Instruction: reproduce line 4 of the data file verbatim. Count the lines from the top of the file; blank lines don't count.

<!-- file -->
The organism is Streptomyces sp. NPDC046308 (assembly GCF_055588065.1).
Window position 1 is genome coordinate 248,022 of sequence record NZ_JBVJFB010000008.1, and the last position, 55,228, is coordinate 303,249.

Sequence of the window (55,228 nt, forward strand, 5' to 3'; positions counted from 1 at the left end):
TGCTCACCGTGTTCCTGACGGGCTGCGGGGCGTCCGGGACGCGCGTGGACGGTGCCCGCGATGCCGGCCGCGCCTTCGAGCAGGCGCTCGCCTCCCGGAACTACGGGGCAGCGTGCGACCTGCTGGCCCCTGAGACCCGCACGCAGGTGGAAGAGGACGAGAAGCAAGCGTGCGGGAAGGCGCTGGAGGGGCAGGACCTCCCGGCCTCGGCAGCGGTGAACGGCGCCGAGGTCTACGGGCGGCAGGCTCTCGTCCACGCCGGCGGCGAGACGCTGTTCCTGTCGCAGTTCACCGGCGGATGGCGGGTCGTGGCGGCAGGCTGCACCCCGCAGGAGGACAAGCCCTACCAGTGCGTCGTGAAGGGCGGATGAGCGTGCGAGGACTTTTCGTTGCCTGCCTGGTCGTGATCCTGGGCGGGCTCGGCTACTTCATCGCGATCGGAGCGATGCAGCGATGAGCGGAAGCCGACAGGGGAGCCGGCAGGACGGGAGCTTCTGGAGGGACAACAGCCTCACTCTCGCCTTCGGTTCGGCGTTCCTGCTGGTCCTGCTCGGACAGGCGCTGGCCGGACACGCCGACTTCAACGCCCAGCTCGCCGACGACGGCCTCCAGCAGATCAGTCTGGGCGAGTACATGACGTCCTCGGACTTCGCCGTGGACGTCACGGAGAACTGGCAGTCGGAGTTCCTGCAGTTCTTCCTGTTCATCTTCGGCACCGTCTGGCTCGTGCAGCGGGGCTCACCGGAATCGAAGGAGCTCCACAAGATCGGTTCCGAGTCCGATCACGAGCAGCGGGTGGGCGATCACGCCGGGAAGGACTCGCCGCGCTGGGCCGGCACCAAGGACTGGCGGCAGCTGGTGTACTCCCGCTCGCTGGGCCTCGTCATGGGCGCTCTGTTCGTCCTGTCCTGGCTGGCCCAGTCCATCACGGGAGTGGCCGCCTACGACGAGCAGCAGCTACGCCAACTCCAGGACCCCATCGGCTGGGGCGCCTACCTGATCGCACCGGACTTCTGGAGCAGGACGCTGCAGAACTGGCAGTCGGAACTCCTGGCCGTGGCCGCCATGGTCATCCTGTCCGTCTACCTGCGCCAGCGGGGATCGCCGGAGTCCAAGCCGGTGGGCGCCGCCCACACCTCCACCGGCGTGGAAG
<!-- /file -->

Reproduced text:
TGCTCACCGTGTTCCTGACGGGCTGCGGGGCGTCCGGGACGCGCGTGGACGGTGCCCGCGATGCCGGCCGCGCCTTCGAGCAGGCGCTCGCCTCCCGGAACTACGGGGCAGCGTGCGACCTGCTGGCCCCTGAGACCCGCACGCAGGTGGAAGAGGACGAGAAGCAAGCGTGCGGGAAGGCGCTGGAGGGGCAGGACCTCCCGGCCTCGGCAGCGGTGAACGGCGCCGAGGTCTACGGGCGGCAGGCTCTCGTCCACGCCGGCGGCGAGACGCTGTTCCTGTCGCAGTTCACCGGCGGATGGCGGGTCGTGGCGGCAGGCTGCACCCCGCAGGAGGACAAGCCCTACCAGTGCGTCGTGAAGGGCGGATGAGCGTGCGAGGACTTTTCGTTGCCTGCCTGGTCGTGATCCTGGGCGGGCTCGGCTACTTCATCGCGATCGGAGCGATGCAGCGATGAGCGGAAGCCGACAGGGGAGCCGGCAGGACGGGAGCTTCTGGAGGGACAACAGCCTCACTCTCGCCTTCGGTTCGGCGTTCCTGCTGGTCCTGCTCGGACAGGCGCTGGCCGGACACGCCGACTTCAACGCCCAGCTCGCCGACGACGGCCTCCAGCAGATCAGTCTGGGCGAGTACATGACGTCCTCGGACTTCGCCGTGGACGTCACGGAGAACTGGCAGTCGGAGTTCCTGCAGTTCTTCCTGTTCATCTTCGGCACCGTCTGGCTCGTGCAGCGGGGCTCACCGGAATCGAAGGAGCTCCACAAGATCGGTTCCGAGTCCGATCACGAGCAGCGGGTGGGCGATCACGCCGGGAAGGACTCGCCGCGCTGGGCCGGCACCAAGGACTGGCGGCAGCTGGTGTACTCCCGCTCGCTGGGCCTCGTCATGGGCGCTCTGTTCGTCCTGTCCTGGCTGGCCCAGTCCATCACGGGAGTGGCCGCCTACGACGAGCAGCAGCTACGCCAACTCCAGGACCCCATCGGCTGGGGCGCCTACCTGATCGCACCGGACTTCTGGAGCAGGACGCTGCAGAACTGGCAGTCGGAACTCCTGGCCGTGGCCGCCATGGTCATCCTGTCCGTCTACCTGCGCCAGCGGGGATCGCCGGAGTCCAAGCCGGTGGGCGCCGCCCACACCTCCACCGGCGTGGAAG